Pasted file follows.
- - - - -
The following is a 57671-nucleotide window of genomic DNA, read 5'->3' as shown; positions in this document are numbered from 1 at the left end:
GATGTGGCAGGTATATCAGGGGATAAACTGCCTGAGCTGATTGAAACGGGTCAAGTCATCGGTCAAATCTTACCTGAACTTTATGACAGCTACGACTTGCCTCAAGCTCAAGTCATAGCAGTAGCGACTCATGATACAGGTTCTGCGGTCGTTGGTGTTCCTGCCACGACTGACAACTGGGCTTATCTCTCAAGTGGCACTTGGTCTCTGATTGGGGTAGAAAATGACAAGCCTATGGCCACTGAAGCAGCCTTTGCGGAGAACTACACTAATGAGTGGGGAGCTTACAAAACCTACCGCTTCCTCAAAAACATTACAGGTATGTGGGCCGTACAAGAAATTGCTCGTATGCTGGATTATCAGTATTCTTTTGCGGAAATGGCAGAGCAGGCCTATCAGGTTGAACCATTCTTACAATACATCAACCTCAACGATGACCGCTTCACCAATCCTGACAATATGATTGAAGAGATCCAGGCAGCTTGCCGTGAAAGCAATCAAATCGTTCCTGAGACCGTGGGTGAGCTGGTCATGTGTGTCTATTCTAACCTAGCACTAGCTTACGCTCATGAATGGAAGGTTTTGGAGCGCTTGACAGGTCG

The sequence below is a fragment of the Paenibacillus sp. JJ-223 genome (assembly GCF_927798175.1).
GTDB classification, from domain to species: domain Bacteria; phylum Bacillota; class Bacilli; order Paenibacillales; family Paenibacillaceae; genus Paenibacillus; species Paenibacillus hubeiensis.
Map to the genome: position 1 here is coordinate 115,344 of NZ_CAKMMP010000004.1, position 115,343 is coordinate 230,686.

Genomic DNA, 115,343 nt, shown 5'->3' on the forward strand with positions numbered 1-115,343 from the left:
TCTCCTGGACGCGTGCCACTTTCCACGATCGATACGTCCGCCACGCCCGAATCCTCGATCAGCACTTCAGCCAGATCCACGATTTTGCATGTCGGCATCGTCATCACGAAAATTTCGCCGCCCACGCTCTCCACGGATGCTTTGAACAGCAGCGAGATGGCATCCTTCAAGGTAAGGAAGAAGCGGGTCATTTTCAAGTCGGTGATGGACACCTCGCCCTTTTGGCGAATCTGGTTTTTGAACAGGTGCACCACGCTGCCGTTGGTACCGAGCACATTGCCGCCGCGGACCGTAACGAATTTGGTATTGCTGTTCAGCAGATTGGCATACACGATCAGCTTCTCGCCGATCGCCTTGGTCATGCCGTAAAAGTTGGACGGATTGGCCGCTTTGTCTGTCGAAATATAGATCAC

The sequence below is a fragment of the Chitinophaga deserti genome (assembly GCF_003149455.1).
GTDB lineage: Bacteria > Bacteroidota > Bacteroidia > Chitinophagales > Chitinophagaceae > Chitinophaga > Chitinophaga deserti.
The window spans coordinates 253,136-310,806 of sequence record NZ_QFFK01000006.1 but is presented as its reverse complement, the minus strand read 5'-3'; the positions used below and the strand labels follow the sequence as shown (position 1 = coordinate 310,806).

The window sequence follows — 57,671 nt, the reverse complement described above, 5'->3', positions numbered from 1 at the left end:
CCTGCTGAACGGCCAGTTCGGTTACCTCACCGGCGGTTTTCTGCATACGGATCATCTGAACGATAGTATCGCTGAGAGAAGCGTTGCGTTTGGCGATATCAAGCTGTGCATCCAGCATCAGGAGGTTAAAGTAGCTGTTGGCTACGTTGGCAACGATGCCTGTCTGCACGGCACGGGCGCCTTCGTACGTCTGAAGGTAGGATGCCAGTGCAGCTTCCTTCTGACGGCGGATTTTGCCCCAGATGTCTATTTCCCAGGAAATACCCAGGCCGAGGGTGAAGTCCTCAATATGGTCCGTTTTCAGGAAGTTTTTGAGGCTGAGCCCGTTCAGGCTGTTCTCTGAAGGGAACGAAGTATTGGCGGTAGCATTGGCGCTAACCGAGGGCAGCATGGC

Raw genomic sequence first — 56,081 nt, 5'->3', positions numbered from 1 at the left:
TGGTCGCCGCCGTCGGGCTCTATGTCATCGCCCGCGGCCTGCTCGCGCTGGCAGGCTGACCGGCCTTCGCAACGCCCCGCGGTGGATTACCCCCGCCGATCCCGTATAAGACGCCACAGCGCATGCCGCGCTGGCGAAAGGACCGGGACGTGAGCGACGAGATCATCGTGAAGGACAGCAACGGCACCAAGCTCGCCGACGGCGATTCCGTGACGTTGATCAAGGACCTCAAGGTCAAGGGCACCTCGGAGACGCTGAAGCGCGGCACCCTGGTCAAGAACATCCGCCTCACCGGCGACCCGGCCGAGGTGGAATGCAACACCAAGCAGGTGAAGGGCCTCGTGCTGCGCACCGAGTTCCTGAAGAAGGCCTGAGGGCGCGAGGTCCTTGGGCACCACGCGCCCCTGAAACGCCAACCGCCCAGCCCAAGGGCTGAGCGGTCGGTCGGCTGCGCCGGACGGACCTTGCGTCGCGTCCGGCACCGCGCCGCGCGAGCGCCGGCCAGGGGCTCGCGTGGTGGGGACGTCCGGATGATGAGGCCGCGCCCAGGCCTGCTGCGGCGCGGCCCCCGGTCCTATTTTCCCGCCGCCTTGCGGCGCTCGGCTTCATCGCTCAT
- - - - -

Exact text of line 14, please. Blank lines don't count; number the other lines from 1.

TGGTCGCCGCCGTCGGGCTCTATGTCATCGCCCGCGGCCTGCTCGCGCTGGCAGGCTGACCGGCCTTCGCAACGCCCCGCGGTGGATTACCCCCGCCGATCCCGTATAAGACGCCACAGCGCATGCCGCGCTGGCGAAAGGACCGGGACGTGAGCGACGAGATCATCGTGAAGGACAGCAACGGCACCAAGCTCGCCGACGGCGATTCCGTGACGTTGATCAAGGACCTCAAGGTCAAGGGCACCTCGGAGACGCTGAAGCGCGGCACCCTGGTCAAGAACATCCGCCTCACCGGCGACCCGGCCGAGGTGGAATGCAACACCAAGCAGGTGAAGGGCCTCGTGCTGCGCACCGAGTTCCTGAAGAAGGCCTGAGGGCGCGAGGTCCTTGGGCACCACGCGCCCCTGAAACGCCAACCGCCCAGCCCAAGGGCTGAGCGGTCGGTCGGCTGCGCCGGACGGACCTTGCGTCGCGTCCGGCACCGCGCCGCGCGAGCGCCGGCCAGGGGCTCGCGTGGTGGGGACGTCCGGATGATGAGGCCGCGCCCAGGCCTGCTGCGGCGCGGCCCCCGGTCCTATTTTCCCGCCGCCTTGCGGCGCTCGGCTTCATCGCTCAT